The only way to confirm this would be comparing the specs and drawings of the early Steam Batteries and compare that with the patent drawing, which is available through the US Patent office to confirm which.

Is that a detailed enough answer? [:-banghead]

Marty McGuirk
Manassas, VA
www.centralvermontrailway.blogspot.com

Edited by - CVSNE on 02/18/2012 09:59:38 AM
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Schoolmaster
Fireman

USA
1581 Posts

Posted - 02/18/2012 :  10:00:23 AM  Show Profile  Reply with Quote
CVSNE

I think he's distinguishing between boiler lagging and pipe lagging, which it appears was developed later.
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CVSNE
Crew Chief

632 Posts

Posted - 02/18/2012 :  10:15:54 AM  Show Profile  Visit CVSNE's Homepage  Send CVSNE a Yahoo! Message  Reply with Quote
quote:
Originally posted by Schoolmaster

CVSNE

I think he's distinguishing between boiler lagging and pipe lagging, which it appears was developed later.



Pipe lagging - I can't find a patent for it specifically, and I don't have time right now. I assume it was used in conjunction with the steam supply piping on early steam ships.

H. W. Johns introduced a line of commercially available asbestos fire-proof roofing material in 1858 - by 1886 the Manville Covering Company had introduced a line of "asbestocel" lagging - see this web page for an ad:

http://reviews.ebay.com/Asbestos-Pipe-Insulation-and-Labels?ugid=10000000000879095

The two companies merged, becoming "Johns-Manville" - they provided pipe lagging for the US Navy for many, many years.

I would say for Dave's purposes he can lag his pipes, secure in the knowledge that asbestos lagging did indeed exist in his era.

And that stuff a lot of model railroader call "tarpaper" roofing is actually "Fireproof asbestos roofing sheets."

Marty


Marty McGuirk
Manassas, VA
www.centralvermontrailway.blogspot.com
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deemery
Fireman

USA
7961 Posts

Posted - 02/18/2012 :  1:13:39 PM  Show Profile  Reply with Quote
Don Ball is usually pretty authoritative on late 19th century technology. Seems there's a relative consensus that asbestos pipe lagging was in use by the 1890s. So I'll add it, and experiment with tissue paper. I should mention, by the way, that the Plastruct 1/16" ABS rod has a metal (steel? -it's hard to cut) center, which keeps it from kinking when I try to bend it. That's a real advantage for this use over the Evergreen hollow 1/16" styrene rod.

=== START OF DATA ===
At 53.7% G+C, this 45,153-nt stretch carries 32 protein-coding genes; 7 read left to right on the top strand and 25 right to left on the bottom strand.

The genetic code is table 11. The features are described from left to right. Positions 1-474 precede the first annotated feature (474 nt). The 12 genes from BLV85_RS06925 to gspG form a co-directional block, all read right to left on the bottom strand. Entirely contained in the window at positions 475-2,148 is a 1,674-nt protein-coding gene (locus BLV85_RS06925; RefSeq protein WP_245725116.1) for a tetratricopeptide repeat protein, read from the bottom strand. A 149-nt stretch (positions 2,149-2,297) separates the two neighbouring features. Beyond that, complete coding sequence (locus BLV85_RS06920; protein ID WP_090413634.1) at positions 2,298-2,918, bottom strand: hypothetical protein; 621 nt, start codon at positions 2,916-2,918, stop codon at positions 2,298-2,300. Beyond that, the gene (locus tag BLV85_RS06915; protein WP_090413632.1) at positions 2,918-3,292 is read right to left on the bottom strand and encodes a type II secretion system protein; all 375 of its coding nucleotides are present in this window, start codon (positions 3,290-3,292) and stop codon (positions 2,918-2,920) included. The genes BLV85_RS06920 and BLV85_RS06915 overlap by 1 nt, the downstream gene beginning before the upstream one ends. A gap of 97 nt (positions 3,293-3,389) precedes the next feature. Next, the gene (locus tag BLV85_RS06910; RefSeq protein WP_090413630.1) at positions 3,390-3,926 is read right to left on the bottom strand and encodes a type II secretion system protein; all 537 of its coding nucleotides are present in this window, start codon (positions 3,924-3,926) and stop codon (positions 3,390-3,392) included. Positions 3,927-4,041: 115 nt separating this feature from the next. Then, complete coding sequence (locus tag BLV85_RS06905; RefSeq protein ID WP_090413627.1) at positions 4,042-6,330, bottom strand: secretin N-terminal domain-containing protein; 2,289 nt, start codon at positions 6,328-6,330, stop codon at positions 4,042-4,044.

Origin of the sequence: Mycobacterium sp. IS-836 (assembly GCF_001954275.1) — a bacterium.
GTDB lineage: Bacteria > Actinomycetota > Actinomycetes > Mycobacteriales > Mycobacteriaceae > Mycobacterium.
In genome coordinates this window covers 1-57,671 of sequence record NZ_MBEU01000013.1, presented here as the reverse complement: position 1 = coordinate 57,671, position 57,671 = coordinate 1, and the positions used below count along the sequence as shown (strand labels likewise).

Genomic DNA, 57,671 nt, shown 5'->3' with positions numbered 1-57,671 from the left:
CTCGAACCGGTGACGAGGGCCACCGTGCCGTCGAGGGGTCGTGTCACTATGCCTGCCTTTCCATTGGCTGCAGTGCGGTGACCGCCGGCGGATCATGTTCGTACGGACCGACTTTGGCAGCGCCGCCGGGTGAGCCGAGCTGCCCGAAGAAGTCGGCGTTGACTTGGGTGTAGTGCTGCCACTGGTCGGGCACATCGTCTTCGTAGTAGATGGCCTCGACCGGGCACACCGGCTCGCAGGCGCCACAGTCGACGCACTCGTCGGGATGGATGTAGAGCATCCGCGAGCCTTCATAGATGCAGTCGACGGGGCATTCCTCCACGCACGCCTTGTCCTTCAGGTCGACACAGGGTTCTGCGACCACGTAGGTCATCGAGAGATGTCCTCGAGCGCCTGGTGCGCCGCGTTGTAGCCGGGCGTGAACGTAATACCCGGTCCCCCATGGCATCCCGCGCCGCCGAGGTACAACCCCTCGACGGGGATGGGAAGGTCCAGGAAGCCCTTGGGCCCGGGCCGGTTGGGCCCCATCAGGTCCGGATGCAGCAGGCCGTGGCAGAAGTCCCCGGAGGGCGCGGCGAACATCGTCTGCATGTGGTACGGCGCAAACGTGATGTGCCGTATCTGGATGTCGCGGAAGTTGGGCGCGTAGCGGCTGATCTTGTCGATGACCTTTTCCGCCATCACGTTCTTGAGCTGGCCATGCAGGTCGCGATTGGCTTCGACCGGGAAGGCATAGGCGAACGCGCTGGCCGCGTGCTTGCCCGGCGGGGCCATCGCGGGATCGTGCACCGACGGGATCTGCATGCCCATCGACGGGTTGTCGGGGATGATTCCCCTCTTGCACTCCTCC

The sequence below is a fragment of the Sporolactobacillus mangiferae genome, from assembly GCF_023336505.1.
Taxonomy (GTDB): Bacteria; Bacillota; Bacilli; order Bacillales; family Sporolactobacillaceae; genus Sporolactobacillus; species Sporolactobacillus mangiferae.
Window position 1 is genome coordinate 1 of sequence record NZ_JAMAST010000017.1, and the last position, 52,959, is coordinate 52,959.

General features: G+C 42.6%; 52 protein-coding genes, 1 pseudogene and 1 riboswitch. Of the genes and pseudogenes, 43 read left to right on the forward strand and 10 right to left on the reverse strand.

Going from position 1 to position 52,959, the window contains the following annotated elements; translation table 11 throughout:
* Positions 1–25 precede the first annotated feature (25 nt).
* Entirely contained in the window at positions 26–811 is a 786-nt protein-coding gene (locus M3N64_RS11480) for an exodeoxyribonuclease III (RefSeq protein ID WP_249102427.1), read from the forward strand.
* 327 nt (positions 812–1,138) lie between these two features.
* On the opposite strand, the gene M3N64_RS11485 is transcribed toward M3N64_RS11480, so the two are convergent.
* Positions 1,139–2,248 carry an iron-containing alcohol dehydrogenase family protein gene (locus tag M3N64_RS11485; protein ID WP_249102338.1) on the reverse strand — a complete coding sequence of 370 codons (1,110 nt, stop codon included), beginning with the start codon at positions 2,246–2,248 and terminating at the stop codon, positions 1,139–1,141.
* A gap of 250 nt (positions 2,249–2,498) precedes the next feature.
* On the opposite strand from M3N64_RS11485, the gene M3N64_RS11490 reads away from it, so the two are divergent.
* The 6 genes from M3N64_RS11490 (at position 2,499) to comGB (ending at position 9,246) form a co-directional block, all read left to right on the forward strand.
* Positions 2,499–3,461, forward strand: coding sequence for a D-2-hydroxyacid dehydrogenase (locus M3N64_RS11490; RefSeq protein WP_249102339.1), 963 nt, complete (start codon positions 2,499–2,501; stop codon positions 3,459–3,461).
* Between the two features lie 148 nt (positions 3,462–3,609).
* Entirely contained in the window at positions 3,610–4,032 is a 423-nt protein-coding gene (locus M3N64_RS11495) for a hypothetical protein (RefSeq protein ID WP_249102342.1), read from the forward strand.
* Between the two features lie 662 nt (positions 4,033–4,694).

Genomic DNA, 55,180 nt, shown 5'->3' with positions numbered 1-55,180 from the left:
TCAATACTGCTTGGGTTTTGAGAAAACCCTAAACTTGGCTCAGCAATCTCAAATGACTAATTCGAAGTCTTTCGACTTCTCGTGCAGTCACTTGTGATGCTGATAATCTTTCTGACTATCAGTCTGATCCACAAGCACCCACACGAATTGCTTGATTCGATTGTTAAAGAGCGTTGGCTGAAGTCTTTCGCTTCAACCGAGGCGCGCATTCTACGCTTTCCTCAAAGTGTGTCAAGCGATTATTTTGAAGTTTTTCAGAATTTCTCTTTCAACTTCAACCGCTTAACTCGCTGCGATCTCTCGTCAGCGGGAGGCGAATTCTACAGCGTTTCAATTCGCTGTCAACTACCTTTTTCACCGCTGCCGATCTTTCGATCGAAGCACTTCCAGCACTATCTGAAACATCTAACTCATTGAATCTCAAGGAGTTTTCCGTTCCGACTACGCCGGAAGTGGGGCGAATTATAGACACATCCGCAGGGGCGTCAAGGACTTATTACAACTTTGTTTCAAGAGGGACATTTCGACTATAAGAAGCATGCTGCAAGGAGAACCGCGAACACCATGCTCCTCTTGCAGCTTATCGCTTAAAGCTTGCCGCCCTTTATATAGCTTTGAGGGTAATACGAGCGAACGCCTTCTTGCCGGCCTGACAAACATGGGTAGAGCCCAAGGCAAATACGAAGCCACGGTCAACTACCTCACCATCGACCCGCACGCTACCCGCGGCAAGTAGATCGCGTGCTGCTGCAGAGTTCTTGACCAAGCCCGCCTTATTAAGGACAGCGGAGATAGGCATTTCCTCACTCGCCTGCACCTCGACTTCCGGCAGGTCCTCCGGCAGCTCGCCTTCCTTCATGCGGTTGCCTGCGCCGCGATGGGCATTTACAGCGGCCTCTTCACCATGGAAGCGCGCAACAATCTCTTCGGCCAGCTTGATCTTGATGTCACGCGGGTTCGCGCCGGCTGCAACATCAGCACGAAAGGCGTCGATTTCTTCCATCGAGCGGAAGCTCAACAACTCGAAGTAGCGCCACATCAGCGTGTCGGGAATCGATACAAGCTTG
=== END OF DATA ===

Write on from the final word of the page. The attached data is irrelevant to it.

dave
---
From: "Don Ball" <dlball1899@gmail.com>
Subject: RE: Steam pipe lagging
Date: February 18, 2012 12:38:51 PM EST
To: "'David Emery'" <emery@grebyn.com>

Hi, Dave.
When what I can see, asbestos was in common use by the turn of the 20th
century. Prior to that, it was being discussed as being superior over wood
lagging in the late 1880s. It appears that somewhere being 1890 and 1910
would be a good time to indicate "common practice." I hope that helps.
Don

Modeling 1890s (because the voices in my head told me to)
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Schoolmaster
Fireman

USA
1581 Posts

Posted - 02/18/2012 :  1:49:34 PM  Show Profile  Reply with Quote
The wonderful things you learn on this board.

Thanks.
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railman28
Fireman

USA
5330 Posts

Posted - 02/18/2012 :  3:28:20 PM  Show Profile  Reply with Quote
Yes, this has been fun and informative.
Schoolmaster. You can't prove the negative or the nonexistent for only "what is" leaves evidence.
My modeling is based a couple of decades earlier than Dave's. So when I did my research for my shop I looked for practice of the 70's and 80's. As my shop will be feed with steam from a 300' (or so) suspended overhead line I looked for examples of lagged piping in historic photos and for specs of them in Tech. books published up to the end of the 19th century. I found nothing until the 1920's. I see no conflict in my research with usage in the 1890's. Especially on the east coast. And as I said earlier, I'm sure is was used first on navel vessels to protect crew members in tight quarters.

Dave, I have seen tissue paper used effectually to simulate asbestos wrapping in HO.

It's only make-believe
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deemery
Fireman

USA
7961 Posts

Posted - 02/18/2012 :  9:19:29 PM  Show Profile  Reply with Quote
I built a couple of machine tools tonight, and have some more to do tomorrow. That's real precision work, and so far I've only dropped & lost 1 piece.

dave

Modeling 1890s (because the voices in my head told me to)